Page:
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Two pediatric flu deaths confirmed in Michigan


 

First of the 2016-2017 season 

The Michigan Department of Health and Human Services recently confirmed the first two influenza-associated pediatric deaths of the 2016-2017 flu season. Influenza claims the lives of children every year across the United States, which is why MDHHS is reminding residents that it’s not too late to get vaccinated for protection this season.

The reported deaths involve one child from Kalamazoo County, and one from northern Michigan in District Health Department 10, which includes 10 northern Michigan counties.

Although this flu season has been moderate in Michigan so far, flu viruses are circulating in the community and can cause serious illness, hospitalization, and death. MDHHS strongly recommends that everyone 6 months of age and older get a seasonal flu vaccine.

“The flu vaccine this year is a good match to those viruses circulating in our communities, meaning it offers more protection than it may have in recent years,” said Dr. Eden Wells, chief medical executive for MDHHS. “It is not too late to get vaccinated. And remember, if you or your child is sick, stay home to help protect others.”

More than three quarters of the positive influenza specimens confirmed by MDHHS Bureau of Laboratories this flu season have been an H3N2 virus. This virus can cause severe flu infections in children, as well as in young- and middle-aged adults. Flu vaccine is the best way to prevent getting the flu and can also reduce the severity of flu illness.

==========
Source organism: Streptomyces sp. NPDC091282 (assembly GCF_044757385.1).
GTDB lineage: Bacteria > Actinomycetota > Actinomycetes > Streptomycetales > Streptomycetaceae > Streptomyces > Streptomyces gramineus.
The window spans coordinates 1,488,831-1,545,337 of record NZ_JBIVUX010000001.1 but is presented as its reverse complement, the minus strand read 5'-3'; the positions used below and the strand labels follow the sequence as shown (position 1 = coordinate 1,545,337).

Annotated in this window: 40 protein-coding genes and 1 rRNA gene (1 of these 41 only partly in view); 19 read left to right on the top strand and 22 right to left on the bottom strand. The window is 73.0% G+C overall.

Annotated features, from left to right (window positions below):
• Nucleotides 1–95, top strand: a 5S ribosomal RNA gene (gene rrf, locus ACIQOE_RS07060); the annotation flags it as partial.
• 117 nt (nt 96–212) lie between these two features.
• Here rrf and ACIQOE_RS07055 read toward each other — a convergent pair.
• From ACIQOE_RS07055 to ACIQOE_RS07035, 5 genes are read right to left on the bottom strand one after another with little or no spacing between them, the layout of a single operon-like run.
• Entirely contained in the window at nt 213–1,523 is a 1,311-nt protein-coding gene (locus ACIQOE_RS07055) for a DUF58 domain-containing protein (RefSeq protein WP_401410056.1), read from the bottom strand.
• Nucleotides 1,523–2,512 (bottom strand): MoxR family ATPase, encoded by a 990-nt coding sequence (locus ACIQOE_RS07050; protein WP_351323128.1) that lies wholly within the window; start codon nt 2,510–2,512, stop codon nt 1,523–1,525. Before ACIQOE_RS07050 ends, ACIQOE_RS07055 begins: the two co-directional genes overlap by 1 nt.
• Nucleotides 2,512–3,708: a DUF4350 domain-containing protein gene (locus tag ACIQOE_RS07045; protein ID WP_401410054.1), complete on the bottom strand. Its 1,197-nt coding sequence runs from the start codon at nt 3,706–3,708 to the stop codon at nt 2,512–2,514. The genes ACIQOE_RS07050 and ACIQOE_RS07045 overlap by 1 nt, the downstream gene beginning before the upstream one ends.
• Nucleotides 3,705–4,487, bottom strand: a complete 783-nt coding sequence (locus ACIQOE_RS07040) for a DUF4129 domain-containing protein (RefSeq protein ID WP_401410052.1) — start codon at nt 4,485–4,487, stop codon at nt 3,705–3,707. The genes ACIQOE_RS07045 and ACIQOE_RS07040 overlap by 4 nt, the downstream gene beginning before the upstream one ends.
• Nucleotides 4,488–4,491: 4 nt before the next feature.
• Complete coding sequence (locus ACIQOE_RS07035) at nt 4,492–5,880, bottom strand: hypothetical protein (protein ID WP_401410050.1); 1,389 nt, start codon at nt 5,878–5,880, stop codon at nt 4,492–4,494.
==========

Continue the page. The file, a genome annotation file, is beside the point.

Vaccine is especially important for persons at increased risk for complications from flu, including children, adults aged 65 years and older, persons of any age with underlying medical conditions, and pregnant women. Children less than 6 months of age are too young to be vaccinated and need to be protected by vaccination of their close contacts, including parents, siblings, grandparents, child care workers, and healthcare personnel.

In the 2015-2016 flu season, only 42.2 percent of Michigan residents were vaccinated against flu, putting Michigan in 42nd place in the country. MDHHS urges residents to make sure they protect themselves and their families against getting flu this season.

There is still plenty of flu vaccine available. To find flu vaccine near you, call your healthcare provider, local health department, or check the Health Map Vaccine Finder at http://flushot.healthmap.org. For more information about the flu, visit www.michigan.gov/flu.